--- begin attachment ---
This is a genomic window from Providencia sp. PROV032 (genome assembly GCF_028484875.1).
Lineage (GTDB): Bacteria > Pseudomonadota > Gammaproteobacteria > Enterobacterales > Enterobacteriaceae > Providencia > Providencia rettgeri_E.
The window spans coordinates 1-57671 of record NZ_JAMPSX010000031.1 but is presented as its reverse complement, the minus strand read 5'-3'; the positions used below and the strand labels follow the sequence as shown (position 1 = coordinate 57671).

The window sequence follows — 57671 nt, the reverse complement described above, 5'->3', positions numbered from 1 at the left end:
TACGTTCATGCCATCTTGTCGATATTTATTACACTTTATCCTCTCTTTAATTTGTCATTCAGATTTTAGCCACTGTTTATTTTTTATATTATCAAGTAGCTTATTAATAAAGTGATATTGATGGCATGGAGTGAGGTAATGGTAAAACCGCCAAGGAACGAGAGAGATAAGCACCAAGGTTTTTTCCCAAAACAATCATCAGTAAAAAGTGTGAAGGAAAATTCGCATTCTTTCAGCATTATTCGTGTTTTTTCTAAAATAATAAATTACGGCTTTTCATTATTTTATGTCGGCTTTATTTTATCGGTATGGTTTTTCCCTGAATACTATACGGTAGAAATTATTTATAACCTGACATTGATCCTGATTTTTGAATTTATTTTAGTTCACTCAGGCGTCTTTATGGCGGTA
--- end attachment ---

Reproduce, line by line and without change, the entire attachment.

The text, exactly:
This is a genomic window from Providencia sp. PROV032 (genome assembly GCF_028484875.1).
Lineage (GTDB): Bacteria > Pseudomonadota > Gammaproteobacteria > Enterobacterales > Enterobacteriaceae > Providencia > Providencia rettgeri_E.
The window spans coordinates 1-57671 of record NZ_JAMPSX010000031.1 but is presented as its reverse complement, the minus strand read 5'-3'; the positions used below and the strand labels follow the sequence as shown (position 1 = coordinate 57671).

The window sequence follows — 57671 nt, the reverse complement described above, 5'->3', positions numbered from 1 at the left end:
TACGTTCATGCCATCTTGTCGATATTTATTACACTTTATCCTCTCTTTAATTTGTCATTCAGATTTTAGCCACTGTTTATTTTTTATATTATCAAGTAGCTTATTAATAAAGTGATATTGATGGCATGGAGTGAGGTAATGGTAAAACCGCCAAGGAACGAGAGAGATAAGCACCAAGGTTTTTTCCCAAAACAATCATCAGTAAAAAGTGTGAAGGAAAATTCGCATTCTTTCAGCATTATTCGTGTTTTTTCTAAAATAATAAATTACGGCTTTTCATTATTTTATGTCGGCTTTATTTTATCGGTATGGTTTTTCCCTGAATACTATACGGTAGAAATTATTTATAACCTGACATTGATCCTGATTTTTGAATTTATTTTAGTTCACTCAGGCGTCTTTATGGCGGTA